The Emerald Buddha, housed in the Temple of the Emerald Buddha, Wat Phra Kaew, in the Grand Palace in Bangkok, Thailand, is an important symbol of the Thai nation. Wat Phra Kaew, freighted with symbolic significance as it is, is said to have been the first permanent structure built in Bangkok by Rama I in 1782. Before the Emerald Buddha came to live in Wat Phra Kaew it was kept for a short time in Wat Arun.
The Emerald Buddha is generally regarded by the Thai as the most sacred of all Buddha images. Legend has it that the Emerald Buddha was discovered in 1436 when the plaster covering was damaged, revealing the splendid image beneath. It's not really made from emerald; it's carved from a solid block of jasper or jade. Its existence in the capital is believed to guarantee the kingdom's independence and prosperity. Imagine the consternation, then, when it was taken to Vientiane, Laos, from Ayuthaya in the mid 16th century. One reason why Chao Phraya Chakri had such cachet, I suspect, is that when he was military commander under Taksin in the late 18th century, he conquered most of what is today Laos and is said to have triumphantly returned the Emerald Buddha to the then capital, Thonburi. Chakri later became Rama I.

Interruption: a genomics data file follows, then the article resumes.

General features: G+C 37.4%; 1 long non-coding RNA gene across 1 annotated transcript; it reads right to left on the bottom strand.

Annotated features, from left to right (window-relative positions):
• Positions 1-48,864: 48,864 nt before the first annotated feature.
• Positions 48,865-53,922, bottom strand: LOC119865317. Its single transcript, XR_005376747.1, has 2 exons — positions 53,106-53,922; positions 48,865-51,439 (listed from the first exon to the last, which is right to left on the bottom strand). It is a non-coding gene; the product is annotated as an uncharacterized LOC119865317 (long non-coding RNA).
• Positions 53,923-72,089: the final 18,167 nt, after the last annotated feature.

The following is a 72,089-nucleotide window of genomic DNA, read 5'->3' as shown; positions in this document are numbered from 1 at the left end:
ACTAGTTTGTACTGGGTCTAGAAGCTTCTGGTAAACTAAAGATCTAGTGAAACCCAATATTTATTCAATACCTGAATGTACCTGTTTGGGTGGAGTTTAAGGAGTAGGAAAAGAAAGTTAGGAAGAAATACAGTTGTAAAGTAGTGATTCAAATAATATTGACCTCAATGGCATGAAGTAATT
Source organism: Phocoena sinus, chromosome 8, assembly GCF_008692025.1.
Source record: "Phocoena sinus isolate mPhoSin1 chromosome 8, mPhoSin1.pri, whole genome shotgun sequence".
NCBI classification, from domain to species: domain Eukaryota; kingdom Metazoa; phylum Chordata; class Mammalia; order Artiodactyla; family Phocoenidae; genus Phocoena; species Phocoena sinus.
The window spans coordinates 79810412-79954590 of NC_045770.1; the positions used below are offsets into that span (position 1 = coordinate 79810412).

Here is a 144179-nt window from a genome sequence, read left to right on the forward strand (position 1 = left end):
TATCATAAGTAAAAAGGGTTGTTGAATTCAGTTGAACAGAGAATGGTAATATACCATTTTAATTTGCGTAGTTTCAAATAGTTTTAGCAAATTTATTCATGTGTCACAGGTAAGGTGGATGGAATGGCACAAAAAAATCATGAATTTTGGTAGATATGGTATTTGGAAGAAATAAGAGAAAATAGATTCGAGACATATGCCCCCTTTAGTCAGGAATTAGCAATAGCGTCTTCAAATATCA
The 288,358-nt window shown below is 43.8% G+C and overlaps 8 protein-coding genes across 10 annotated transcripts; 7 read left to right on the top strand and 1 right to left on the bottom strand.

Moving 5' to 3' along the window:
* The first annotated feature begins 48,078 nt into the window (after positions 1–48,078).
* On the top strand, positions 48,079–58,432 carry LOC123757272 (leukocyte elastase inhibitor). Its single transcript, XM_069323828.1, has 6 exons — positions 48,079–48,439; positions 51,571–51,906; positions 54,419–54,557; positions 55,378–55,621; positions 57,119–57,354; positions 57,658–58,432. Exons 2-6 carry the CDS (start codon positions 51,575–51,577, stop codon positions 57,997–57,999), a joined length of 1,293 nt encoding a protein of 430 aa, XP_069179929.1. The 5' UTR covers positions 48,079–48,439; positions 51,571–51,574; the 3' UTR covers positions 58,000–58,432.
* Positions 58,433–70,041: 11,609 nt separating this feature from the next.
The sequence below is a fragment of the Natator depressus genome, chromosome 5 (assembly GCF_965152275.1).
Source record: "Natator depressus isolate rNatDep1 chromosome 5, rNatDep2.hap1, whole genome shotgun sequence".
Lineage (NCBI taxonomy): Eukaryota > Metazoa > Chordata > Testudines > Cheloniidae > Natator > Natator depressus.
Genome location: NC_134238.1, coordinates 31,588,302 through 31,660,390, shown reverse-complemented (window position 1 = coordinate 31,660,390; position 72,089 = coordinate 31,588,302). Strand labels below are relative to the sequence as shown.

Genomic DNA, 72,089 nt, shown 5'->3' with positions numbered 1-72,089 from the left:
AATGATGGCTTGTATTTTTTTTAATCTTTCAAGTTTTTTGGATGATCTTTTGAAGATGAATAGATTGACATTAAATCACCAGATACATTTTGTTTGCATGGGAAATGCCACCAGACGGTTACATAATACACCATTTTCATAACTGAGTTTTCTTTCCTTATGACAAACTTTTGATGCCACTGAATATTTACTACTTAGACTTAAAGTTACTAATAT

As king, Rama I had two robes made for the Emerald Buddha, a golden diamond-studied tunic for the hot season and a gilded robe flecked with blue for the rainy season. Later Rama III added a robe of enamel-coated solid gold for the cool season. The robes are ceremoniously changed by the King himself at the start of each season.
All this is very interesting, but I would be remiss if I didn't warn you that the image itself is tiny and sits high up on a dias inside a glass case, so it's very difficult to see. Many other attractions in the Grand Palace are more accessible and visible than the Emerald Buddha itself.